But really. He makes a few self-aggrandizing remarks, gets caught, and everything comes crashing down? He’s “Lyin’ Brian” with a Pinocchio nose on the front page of the New York Post?? Suddenly he’s off the air, while a thousand talking heads who’ve never met him and don’t know him shed crocodile tears and thunder with self-righteous, disingenuous rhetoric about “lost credibility?”


Jon Stewart is the Will Rogers of our time. He makes us laugh by telling us the truth – about our politicians, our government, our world. He calls out the self-important blowhards, catches them in contradictions, and skewers them with a mix of sophisticated wit and “are-you-f***ing-KIDDING-me” astonishment. In doing so he’s managed to get millions of under-40 slackers interested in politics. Well, sort of. As long as the stuff is funny. These are the same folks who tell pollsters they get most of their news from watching The Daily Show. They trust a comedian to inform them. They don’t trust the news media, but they scream at an anchorman – whom they don’t watch – for not being perfect.

Don’t cry for Jon Stewart because he’s had enough, he’s restless and wants to be taken seriously.

Don’t cry for Brian Williams (he’s “shattered,” reports say) because he’ll have to manage on only 5 million dollars this year.

Cry for Bob Simon.


Not a flashy guy. Not a laugh-out-loud funny guy. Not a parachute-into-the-story-with-a-team-of-handlers-after-a-trip-to-Banana-Republic-to-look-the-part guy.

An old-school news guy. 47 years of hard work. Shot at in Vietnam. Kidnapped in Iraq. Made fierce friends and bitter enemies with his Middle East coverage. And a gifted writer/storyteller like few before him or since. The real deal.

And a lousy car crash takes him away. A traffic accident. They happen every single day. Traffic reporters gloss over them in seconds. They’re meaningless. They’re blips on the screen. Except when they’re not.

Utterly, absolutely, unreservedly ridiculous.

Way too much bad news in one week.

WSPA’s Cardboard Campaign




How many different ways is this wrong?

In an apparent effort to motivate her Spartanburg, South Carolina newsroom staff and kick up the numbers for the February book, WSPA News Director Karen Kelly has recruited….. a cardboard cutout. According to FTVLive the cutout depicts a young woman with two children, presumably hers, but who knows? In an internal memo the staff is told the woman’s name is “Michelle” and her role is spelled out this way:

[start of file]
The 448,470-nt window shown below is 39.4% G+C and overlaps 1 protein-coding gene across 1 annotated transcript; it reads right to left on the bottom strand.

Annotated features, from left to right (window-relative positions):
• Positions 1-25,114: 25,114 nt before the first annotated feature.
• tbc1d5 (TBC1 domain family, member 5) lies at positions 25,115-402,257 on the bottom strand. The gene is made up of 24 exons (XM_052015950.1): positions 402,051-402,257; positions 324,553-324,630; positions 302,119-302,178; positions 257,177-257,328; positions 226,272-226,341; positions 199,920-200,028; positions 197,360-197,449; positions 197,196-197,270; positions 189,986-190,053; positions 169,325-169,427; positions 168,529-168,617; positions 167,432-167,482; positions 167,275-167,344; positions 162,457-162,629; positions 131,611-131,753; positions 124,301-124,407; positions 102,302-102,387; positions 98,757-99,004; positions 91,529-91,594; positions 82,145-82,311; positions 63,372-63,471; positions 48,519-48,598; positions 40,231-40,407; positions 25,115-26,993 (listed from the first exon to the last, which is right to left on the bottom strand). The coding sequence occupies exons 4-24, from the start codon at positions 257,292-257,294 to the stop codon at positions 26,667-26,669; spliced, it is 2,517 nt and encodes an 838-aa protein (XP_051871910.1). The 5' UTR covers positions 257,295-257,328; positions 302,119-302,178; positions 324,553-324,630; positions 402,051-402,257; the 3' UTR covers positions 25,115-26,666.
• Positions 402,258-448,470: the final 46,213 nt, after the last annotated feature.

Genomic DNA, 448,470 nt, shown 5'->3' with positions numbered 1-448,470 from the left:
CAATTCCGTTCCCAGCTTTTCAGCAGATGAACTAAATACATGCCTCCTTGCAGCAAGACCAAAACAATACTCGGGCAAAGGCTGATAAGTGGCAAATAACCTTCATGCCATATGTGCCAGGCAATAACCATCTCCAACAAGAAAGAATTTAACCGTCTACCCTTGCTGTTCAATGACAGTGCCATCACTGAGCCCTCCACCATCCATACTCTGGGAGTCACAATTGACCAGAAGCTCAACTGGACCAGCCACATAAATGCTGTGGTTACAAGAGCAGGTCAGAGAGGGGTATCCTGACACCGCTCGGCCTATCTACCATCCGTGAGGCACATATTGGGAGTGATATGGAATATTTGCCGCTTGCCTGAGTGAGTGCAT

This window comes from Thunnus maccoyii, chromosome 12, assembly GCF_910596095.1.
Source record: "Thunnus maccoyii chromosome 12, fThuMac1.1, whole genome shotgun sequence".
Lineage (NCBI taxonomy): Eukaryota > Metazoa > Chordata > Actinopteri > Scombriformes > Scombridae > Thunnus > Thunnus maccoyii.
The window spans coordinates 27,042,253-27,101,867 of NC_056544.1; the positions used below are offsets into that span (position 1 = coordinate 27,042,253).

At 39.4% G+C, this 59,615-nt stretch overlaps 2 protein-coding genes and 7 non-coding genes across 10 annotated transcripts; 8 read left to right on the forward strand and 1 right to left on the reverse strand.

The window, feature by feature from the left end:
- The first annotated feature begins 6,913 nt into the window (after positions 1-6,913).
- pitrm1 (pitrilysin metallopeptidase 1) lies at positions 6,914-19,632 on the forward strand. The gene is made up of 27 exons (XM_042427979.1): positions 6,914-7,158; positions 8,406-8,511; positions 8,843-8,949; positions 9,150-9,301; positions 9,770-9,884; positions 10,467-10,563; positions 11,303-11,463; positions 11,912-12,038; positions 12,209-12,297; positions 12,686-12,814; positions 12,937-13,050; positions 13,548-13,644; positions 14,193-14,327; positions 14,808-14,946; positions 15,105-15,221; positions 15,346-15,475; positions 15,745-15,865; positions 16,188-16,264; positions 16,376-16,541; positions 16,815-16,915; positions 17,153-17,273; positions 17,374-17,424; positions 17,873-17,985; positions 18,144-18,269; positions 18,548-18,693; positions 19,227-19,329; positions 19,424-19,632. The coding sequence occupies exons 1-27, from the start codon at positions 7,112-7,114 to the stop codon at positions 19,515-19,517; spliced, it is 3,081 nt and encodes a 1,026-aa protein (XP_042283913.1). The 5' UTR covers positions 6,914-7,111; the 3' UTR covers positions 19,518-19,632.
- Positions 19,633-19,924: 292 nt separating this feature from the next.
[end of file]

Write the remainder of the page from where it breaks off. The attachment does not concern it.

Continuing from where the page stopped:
“MEET Michelle

Michelle is who you want watching your newscasts, your stories.

She will be in every editorial meeting with us and in the newsroom during the day. She will likely make occasional trips to Greenville and Anderson.

When you pitch, pitch to her. When you write, write to her.

This is who we need watching in February.

Women 25-54 is her demo.

She has children and she cares about:
Their Safety
Saving Money
Recalls that have impact on her family

Even if you think a story doesn’t directly impact Michelle find a way to write it to her.

Give her additional information that is relevant to her.

Post stories and send alerts on stories she cares about.”

Let me start by at least trying to give Ms. Kelly the benefit of the doubt:

2264658_G                                                                                                                           WSPA.com


She’s no novice. According to her official bio, Ms. Kelly has logged some 20 years in the news business, most of it in the Greenville/Spartanburg market. She joined WSPA in 1998 and has risen steadily in the ranks, from producer to EP to Managing Editor, getting the ND job a little over 2 years ago.

Also, she has a point, or rather a slightly distorted kernel of a point. When crafting news scripts, it’s important to know who your audience is, and very helpful from a stylistic standpoint to focus on one specific person. I’ve done this for years. I call it the “Best Friend Test.” Write as if you’re telling a great story to your best buddy, and your copy will be strong and conversational instead of stuffy, jargony and print-like.

But that’s as far as I go, because frankly, everything else about this episode stinks.

Using a silly prop in the newsroom insults the hardworking professionals who bust a gut every day to get the news on the air. They know how to do their jobs. They should be motivated by managers who desire excellence, not treated like children.

Deliberately targeting one specific segment of the audience is a tired old technical tactic thought up by consultants who care only about ratings, not standards. Talking only to young women to the exclusion of everybody else, and re-crafting stories to appeal to that narrow segment is poor journalism and disrespectful of the people watching the news… including those very women. Just ask them!

Then there’s the phoniness factor. Is “Michelle” even a real person from the community or just an actress posing in a stock photo? How exactly should newswriters approach her? Should they say, “Okay, how do I re-write my story about that double-murder suspect, or that accused arsonist (actual stories, by the way, on the station’s website) so that blond supermodels will tune in?”